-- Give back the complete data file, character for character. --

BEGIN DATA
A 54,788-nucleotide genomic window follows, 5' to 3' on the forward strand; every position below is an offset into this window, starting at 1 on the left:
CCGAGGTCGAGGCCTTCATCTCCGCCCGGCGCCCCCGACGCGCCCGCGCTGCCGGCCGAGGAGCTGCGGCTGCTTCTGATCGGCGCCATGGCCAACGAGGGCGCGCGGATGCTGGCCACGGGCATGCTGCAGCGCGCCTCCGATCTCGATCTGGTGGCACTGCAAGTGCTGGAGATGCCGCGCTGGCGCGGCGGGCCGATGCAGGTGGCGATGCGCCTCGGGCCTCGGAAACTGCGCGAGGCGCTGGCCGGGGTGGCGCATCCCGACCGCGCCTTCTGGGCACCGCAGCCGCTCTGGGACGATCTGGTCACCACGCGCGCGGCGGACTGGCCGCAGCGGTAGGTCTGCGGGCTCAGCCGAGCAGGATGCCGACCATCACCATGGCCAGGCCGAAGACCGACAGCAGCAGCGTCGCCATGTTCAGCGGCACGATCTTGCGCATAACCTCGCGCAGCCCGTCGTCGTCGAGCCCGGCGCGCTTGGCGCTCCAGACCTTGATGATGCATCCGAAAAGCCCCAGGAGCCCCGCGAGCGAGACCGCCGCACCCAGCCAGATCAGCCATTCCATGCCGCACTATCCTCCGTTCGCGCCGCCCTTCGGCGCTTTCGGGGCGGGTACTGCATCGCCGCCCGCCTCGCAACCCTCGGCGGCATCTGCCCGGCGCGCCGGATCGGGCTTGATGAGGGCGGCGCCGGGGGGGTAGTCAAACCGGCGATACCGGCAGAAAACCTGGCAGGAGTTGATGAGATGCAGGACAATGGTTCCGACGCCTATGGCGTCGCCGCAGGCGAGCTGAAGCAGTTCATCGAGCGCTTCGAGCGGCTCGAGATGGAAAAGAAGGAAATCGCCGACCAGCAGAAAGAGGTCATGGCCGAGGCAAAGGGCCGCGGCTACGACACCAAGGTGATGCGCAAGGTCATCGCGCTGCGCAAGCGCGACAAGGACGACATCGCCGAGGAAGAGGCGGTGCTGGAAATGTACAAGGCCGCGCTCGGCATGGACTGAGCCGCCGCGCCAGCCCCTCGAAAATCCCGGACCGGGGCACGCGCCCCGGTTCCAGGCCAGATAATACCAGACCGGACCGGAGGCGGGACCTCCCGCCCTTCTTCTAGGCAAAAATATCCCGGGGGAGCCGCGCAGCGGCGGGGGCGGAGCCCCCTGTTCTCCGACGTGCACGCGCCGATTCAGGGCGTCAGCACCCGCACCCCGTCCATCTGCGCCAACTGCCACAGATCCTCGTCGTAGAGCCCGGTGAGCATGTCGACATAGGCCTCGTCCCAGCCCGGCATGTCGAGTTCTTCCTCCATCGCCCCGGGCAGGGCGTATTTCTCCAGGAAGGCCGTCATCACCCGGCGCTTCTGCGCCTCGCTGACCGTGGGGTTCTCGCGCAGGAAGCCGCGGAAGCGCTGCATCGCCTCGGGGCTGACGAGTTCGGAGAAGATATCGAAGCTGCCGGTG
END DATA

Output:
A 54,788-nucleotide genomic window follows, 5' to 3' on the forward strand; every position below is an offset into this window, starting at 1 on the left:
CCGAGGTCGAGGCCTTCATCTCCGCCCGGCGCCCCCGACGCGCCCGCGCTGCCGGCCGAGGAGCTGCGGCTGCTTCTGATCGGCGCCATGGCCAACGAGGGCGCGCGGATGCTGGCCACGGGCATGCTGCAGCGCGCCTCCGATCTCGATCTGGTGGCACTGCAAGTGCTGGAGATGCCGCGCTGGCGCGGCGGGCCGATGCAGGTGGCGATGCGCCTCGGGCCTCGGAAACTGCGCGAGGCGCTGGCCGGGGTGGCGCATCCCGACCGCGCCTTCTGGGCACCGCAGCCGCTCTGGGACGATCTGGTCACCACGCGCGCGGCGGACTGGCCGCAGCGGTAGGTCTGCGGGCTCAGCCGAGCAGGATGCCGACCATCACCATGGCCAGGCCGAAGACCGACAGCAGCAGCGTCGCCATGTTCAGCGGCACGATCTTGCGCATAACCTCGCGCAGCCCGTCGTCGTCGAGCCCGGCGCGCTTGGCGCTCCAGACCTTGATGATGCATCCGAAAAGCCCCAGGAGCCCCGCGAGCGAGACCGCCGCACCCAGCCAGATCAGCCATTCCATGCCGCACTATCCTCCGTTCGCGCCGCCCTTCGGCGCTTTCGGGGCGGGTACTGCATCGCCGCCCGCCTCGCAACCCTCGGCGGCATCTGCCCGGCGCGCCGGATCGGGCTTGATGAGGGCGGCGCCGGGGGGGTAGTCAAACCGGCGATACCGGCAGAAAACCTGGCAGGAGTTGATGAGATGCAGGACAATGGTTCCGACGCCTATGGCGTCGCCGCAGGCGAGCTGAAGCAGTTCATCGAGCGCTTCGAGCGGCTCGAGATGGAAAAGAAGGAAATCGCCGACCAGCAGAAAGAGGTCATGGCCGAGGCAAAGGGCCGCGGCTACGACACCAAGGTGATGCGCAAGGTCATCGCGCTGCGCAAGCGCGACAAGGACGACATCGCCGAGGAAGAGGCGGTGCTGGAAATGTACAAGGCCGCGCTCGGCATGGACTGAGCCGCCGCGCCAGCCCCTCGAAAATCCCGGACCGGGGCACGCGCCCCGGTTCCAGGCCAGATAATACCAGACCGGACCGGAGGCGGGACCTCCCGCCCTTCTTCTAGGCAAAAATATCCCGGGGGAGCCGCGCAGCGGCGGGGGCGGAGCCCCCTGTTCTCCGACGTGCACGCGCCGATTCAGGGCGTCAGCACCCGCACCCCGTCCATCTGCGCCAACTGCCACAGATCCTCGTCGTAGAGCCCGGTGAGCATGTCGACATAGGCCTCGTCCCAGCCCGGCATGTCGAGTTCTTCCTCCATCGCCCCGGGCAGGGCGTATTTCTCCAGGAAGGCCGTCATCACCCGGCGCTTCTGCGCCTCGCTGACCGTGGGGTTCTCGCGCAGGAAGCCGCGGAAGCGCTGCATCGCCTCGGGGCTGACGAGTTCGGAGAAGATATCGAAGCTGCCGGTG